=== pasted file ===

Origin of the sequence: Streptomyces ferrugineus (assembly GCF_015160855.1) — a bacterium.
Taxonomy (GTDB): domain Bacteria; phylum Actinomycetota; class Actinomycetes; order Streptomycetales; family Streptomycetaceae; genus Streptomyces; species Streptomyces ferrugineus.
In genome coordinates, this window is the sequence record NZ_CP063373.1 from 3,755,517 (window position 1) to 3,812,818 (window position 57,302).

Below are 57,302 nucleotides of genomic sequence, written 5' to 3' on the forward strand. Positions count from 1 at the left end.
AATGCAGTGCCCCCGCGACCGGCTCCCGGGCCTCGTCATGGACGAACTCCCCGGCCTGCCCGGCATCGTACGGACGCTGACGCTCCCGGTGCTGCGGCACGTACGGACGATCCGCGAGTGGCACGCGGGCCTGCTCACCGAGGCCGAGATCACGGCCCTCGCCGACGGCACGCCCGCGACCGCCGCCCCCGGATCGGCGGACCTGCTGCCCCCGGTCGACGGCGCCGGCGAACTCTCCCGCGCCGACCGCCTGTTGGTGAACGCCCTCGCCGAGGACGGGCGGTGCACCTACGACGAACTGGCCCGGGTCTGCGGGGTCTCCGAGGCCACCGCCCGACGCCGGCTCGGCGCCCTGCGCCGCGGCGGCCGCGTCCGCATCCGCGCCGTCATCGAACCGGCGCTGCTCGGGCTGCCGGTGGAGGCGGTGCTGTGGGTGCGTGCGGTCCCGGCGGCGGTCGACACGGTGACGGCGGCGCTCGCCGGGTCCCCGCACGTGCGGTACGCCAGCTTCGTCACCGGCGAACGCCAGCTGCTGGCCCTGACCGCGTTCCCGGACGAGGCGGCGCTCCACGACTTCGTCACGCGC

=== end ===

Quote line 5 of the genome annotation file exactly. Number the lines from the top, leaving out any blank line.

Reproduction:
AATGCAGTGCCCCCGCGACCGGCTCCCGGGCCTCGTCATGGACGAACTCCCCGGCCTGCCCGGCATCGTACGGACGCTGACGCTCCCGGTGCTGCGGCACGTACGGACGATCCGCGAGTGGCACGCGGGCCTGCTCACCGAGGCCGAGATCACGGCCCTCGCCGACGGCACGCCCGCGACCGCCGCCCCCGGATCGGCGGACCTGCTGCCCCCGGTCGACGGCGCCGGCGAACTCTCCCGCGCCGACCGCCTGTTGGTGAACGCCCTCGCCGAGGACGGGCGGTGCACCTACGACGAACTGGCCCGGGTCTGCGGGGTCTCCGAGGCCACCGCCCGACGCCGGCTCGGCGCCCTGCGCCGCGGCGGCCGCGTCCGCATCCGCGCCGTCATCGAACCGGCGCTGCTCGGGCTGCCGGTGGAGGCGGTGCTGTGGGTGCGTGCGGTCCCGGCGGCGGTCGACACGGTGACGGCGGCGCTCGCCGGGTCCCCGCACGTGCGGTACGCCAGCTTCGTCACCGGCGAACGCCAGCTGCTGGCCCTGACCGCGTTCCCGGACGAGGCGGCGCTCCACGACTTCGTCACGCGC